, many covenants, benefits, and honours, to the welfare of his people; why he through the contempt of all laws and parliaments, the only tie of our obedience to him, for his own will's sake, and a boasted prerogative unaccountable, after seven years warring and destroying of his best subjects, overcome, and yielded prisoner, should think to scape unquestionable, as a thing divine, in respect of whom so many thousand Christians destroyed should lie unaccounted for, polluting with their slaughtered carcasses all the land over, and crying for vengeance against the living that should have righted them? Who knows not that there is a mutual bond of amity and brotherhood between man and man over all the world, neither is it the English sea that can sever us from that duty and relation : a straiter bond yet there is between fellow-subjects, neighbours, and friends. But when any of these do one to another so as hostility could do no worse, what doth the law decree less against them, than open enemies and invaders ? or if the law be not present or too weak, what doth it warrant us to less than single defence or civil war? and from that time forward the law of civil defensive war differs nothing from the law of foreign hostility. Nor

Nor is it distance of place that makes enmity, but enmity that makes distance. He therefore that keeps peace with me, near or remote, of whatsoever nation, is to me, as far as all civil and human offices, an Englishman and a neighbour: but if an Englishman, forgetting all laws, human, civil, and religious, offend against life and liber

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ty, to him offended and to the law in his behalf, though born in the sarne womb, he is no better than a Turk, a Saracen, a Heathen. This is gospel, and this was ever law among equals; how much' rather then in force against any king whatever, who in respect of the people is confessed inferior and not equal : to distinguish therefore of a tyrant by outlandish,or domestic, is a weak evasion. To the second, that he was an enemy; I answer, what tyrant is not ? yet Eglon by the Jews had been acknowledged as their soveriegn, they had served him eighteen years, as long almost as we our William the conqueror, in all which he could not be so unwise a statesman, but to have taken of them oaths of fealty and allegiance; by which they made themselves his proper subjects, as their homage and present sent by Lhud testified. To the third, that he had special warrant to kill Eglon in that manner, it cannot be granted, because not expressed; it is plain, that he was raised by God to be a deliverer, and went on just principles, such as were then and ever held allowable to deal so by a tyrant, that could no otherwise be dealt with. Neither did Samuel, though a prophet, with his own hand abstain from Agag, a foreign enemy, no doubt; but mark the reason,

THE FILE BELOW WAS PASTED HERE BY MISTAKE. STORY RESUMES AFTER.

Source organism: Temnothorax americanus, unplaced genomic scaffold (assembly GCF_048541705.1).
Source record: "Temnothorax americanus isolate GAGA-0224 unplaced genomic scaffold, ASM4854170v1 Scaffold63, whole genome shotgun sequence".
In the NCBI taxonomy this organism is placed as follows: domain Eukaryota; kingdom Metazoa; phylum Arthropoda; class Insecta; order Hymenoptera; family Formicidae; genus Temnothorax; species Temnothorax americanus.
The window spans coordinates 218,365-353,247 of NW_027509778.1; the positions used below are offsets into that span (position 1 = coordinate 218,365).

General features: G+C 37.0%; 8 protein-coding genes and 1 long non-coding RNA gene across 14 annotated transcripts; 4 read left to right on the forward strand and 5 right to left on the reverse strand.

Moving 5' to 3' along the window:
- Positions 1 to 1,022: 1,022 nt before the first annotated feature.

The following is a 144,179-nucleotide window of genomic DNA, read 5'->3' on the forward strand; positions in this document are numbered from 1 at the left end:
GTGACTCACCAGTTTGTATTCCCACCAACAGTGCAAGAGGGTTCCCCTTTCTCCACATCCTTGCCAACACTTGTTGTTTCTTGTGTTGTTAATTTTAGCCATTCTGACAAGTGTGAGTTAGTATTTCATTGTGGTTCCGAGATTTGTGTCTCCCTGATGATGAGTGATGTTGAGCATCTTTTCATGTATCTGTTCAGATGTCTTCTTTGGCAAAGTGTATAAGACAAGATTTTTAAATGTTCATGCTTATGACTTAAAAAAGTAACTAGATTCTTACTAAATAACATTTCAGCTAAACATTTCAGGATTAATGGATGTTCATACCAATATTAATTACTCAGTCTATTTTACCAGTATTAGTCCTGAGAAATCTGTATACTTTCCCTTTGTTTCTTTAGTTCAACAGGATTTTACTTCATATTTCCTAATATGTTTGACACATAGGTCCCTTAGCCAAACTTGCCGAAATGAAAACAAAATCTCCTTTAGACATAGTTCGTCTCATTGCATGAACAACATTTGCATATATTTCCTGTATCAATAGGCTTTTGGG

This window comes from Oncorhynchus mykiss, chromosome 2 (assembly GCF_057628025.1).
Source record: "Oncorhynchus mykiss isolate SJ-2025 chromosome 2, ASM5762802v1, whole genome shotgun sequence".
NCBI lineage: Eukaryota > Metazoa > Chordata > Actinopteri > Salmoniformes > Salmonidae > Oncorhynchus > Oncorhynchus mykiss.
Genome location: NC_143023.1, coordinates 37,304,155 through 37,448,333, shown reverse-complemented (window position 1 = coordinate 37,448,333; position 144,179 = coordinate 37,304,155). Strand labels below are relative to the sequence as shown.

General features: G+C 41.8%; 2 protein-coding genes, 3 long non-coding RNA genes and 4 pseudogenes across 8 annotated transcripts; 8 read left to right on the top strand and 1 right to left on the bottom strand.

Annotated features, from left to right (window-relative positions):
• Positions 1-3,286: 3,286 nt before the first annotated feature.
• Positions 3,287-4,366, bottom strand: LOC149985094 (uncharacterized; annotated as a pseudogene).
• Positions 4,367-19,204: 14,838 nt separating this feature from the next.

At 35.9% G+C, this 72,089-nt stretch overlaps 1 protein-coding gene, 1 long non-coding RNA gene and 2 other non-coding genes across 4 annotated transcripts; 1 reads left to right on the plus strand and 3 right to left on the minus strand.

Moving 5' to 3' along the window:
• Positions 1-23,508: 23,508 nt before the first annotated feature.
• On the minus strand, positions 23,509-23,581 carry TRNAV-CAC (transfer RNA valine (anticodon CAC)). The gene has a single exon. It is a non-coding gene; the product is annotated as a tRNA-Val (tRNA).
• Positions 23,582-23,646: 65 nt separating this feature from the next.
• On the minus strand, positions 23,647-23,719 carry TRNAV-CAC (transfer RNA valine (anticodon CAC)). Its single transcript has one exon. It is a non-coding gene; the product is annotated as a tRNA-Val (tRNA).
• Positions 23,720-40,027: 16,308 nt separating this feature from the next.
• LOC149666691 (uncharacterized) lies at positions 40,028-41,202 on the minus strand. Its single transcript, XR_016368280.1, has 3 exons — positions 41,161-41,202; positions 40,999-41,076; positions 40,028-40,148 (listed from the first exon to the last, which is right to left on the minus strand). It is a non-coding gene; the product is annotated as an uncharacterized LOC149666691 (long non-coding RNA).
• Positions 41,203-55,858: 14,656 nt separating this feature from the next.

As thy sword hath made women childless ;" a cause that by the sentence of law itself nullifies all relations. And as the law is between brother and brother, father and son, master and servant, wherefore not between king or rather tyrant and people? And whereas Jebu had special command to slay Jehoram a suecessive and hereditary tyrant, it seems not the less imitable for that; for where a thing grounded so much op natural reason hath the addition of a command from God, what does it but establish the lawfulness of such an act? Nor is it likely that God,